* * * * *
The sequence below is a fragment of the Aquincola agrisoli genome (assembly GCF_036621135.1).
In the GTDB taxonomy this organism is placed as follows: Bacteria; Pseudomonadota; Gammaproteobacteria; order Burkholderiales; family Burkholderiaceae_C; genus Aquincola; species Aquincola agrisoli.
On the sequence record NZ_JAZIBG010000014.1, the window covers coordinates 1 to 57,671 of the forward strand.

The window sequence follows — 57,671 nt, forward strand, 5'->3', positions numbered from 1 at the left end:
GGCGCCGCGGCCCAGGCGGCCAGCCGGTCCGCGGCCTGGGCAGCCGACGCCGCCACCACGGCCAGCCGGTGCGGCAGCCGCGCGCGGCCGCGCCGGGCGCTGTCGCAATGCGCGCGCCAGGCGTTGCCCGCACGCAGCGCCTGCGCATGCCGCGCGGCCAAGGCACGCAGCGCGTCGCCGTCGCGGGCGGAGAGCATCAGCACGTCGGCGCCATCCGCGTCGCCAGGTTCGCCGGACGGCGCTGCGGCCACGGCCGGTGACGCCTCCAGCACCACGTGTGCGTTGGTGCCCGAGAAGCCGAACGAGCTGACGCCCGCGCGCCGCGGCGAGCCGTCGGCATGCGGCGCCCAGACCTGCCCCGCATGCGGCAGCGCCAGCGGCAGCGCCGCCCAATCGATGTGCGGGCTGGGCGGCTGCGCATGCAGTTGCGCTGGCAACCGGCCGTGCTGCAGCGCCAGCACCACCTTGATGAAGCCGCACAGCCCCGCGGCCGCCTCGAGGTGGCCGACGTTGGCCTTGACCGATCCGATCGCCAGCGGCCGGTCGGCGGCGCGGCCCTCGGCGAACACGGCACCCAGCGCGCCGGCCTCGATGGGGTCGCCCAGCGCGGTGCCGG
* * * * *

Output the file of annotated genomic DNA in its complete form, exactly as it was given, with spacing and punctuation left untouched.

The sequence below is a fragment of the Aquincola agrisoli genome (assembly GCF_036621135.1).
In the GTDB taxonomy this organism is placed as follows: Bacteria; Pseudomonadota; Gammaproteobacteria; order Burkholderiales; family Burkholderiaceae_C; genus Aquincola; species Aquincola agrisoli.
On the sequence record NZ_JAZIBG010000014.1, the window covers coordinates 1 to 57,671 of the forward strand.

The window sequence follows — 57,671 nt, forward strand, 5'->3', positions numbered from 1 at the left end:
GGCGCCGCGGCCCAGGCGGCCAGCCGGTCCGCGGCCTGGGCAGCCGACGCCGCCACCACGGCCAGCCGGTGCGGCAGCCGCGCGCGGCCGCGCCGGGCGCTGTCGCAATGCGCGCGCCAGGCGTTGCCCGCACGCAGCGCCTGCGCATGCCGCGCGGCCAAGGCACGCAGCGCGTCGCCGTCGCGGGCGGAGAGCATCAGCACGTCGGCGCCATCCGCGTCGCCAGGTTCGCCGGACGGCGCTGCGGCCACGGCCGGTGACGCCTCCAGCACCACGTGTGCGTTGGTGCCCGAGAAGCCGAACGAGCTGACGCCCGCGCGCCGCGGCGAGCCGTCGGCATGCGGCGCCCAGACCTGCCCCGCATGCGGCAGCGCCAGCGGCAGCGCCGCCCAATCGATGTGCGGGCTGGGCGGCTGCGCATGCAGTTGCGCTGGCAACCGGCCGTGCTGCAGCGCCAGCACCACCTTGATGAAGCCGCACAGCCCCGCGGCCGCCTCGAGGTGGCCGACGTTGGCCTTGACCGATCCGATCGCCAGCGGCCGGTCGGCGGCGCGGCCCTCGGCGAACACGGCACCCAGCGCGCCGGCCTCGATGGGGTCGCCCAGCGCGGTGCCGG